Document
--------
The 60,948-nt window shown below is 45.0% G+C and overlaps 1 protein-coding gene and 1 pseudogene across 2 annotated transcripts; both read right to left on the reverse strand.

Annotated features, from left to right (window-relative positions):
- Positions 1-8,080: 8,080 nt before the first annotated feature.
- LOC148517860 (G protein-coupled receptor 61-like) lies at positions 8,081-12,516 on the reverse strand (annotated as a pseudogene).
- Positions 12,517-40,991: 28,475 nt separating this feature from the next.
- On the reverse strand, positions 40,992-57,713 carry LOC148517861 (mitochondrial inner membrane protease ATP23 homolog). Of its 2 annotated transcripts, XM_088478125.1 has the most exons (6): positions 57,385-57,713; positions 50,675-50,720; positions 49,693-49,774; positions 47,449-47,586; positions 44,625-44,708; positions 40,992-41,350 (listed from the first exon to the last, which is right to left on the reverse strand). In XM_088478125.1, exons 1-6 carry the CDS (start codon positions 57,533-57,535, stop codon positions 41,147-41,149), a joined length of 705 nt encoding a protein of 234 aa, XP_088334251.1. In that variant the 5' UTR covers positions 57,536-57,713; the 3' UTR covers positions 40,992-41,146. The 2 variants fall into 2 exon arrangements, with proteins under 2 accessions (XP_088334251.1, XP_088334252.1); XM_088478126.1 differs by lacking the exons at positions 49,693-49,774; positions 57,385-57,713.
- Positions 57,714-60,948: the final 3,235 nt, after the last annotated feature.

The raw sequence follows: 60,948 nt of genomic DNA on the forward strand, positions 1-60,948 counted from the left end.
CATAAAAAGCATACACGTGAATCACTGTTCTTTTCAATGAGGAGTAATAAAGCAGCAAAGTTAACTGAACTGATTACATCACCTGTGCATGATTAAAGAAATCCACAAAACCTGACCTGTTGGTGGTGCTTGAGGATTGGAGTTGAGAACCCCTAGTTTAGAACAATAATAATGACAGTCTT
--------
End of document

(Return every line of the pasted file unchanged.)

The 60,948-nt window shown below is 45.0% G+C and overlaps 1 protein-coding gene and 1 pseudogene across 2 annotated transcripts; both read right to left on the reverse strand.

Annotated features, from left to right (window-relative positions):
- Positions 1-8,080: 8,080 nt before the first annotated feature.
- LOC148517860 (G protein-coupled receptor 61-like) lies at positions 8,081-12,516 on the reverse strand (annotated as a pseudogene).
- Positions 12,517-40,991: 28,475 nt separating this feature from the next.
- On the reverse strand, positions 40,992-57,713 carry LOC148517861 (mitochondrial inner membrane protease ATP23 homolog). Of its 2 annotated transcripts, XM_088478125.1 has the most exons (6): positions 57,385-57,713; positions 50,675-50,720; positions 49,693-49,774; positions 47,449-47,586; positions 44,625-44,708; positions 40,992-41,350 (listed from the first exon to the last, which is right to left on the reverse strand). In XM_088478125.1, exons 1-6 carry the CDS (start codon positions 57,533-57,535, stop codon positions 41,147-41,149), a joined length of 705 nt encoding a protein of 234 aa, XP_088334251.1. In that variant the 5' UTR covers positions 57,536-57,713; the 3' UTR covers positions 40,992-41,146. The 2 variants fall into 2 exon arrangements, with proteins under 2 accessions (XP_088334251.1, XP_088334252.1); XM_088478126.1 differs by lacking the exons at positions 49,693-49,774; positions 57,385-57,713.
- Positions 57,714-60,948: the final 3,235 nt, after the last annotated feature.

The raw sequence follows: 60,948 nt of genomic DNA on the forward strand, positions 1-60,948 counted from the left end.
CATAAAAAGCATACACGTGAATCACTGTTCTTTTCAATGAGGAGTAATAAAGCAGCAAAGTTAACTGAACTGATTACATCACCTGTGCATGATTAAAGAAATCCACAAAACCTGACCTGTTGGTGGTGCTTGAGGATTGGAGTTGAGAACCCCTAGTTTAGAACAATAATAATGACAGTCTT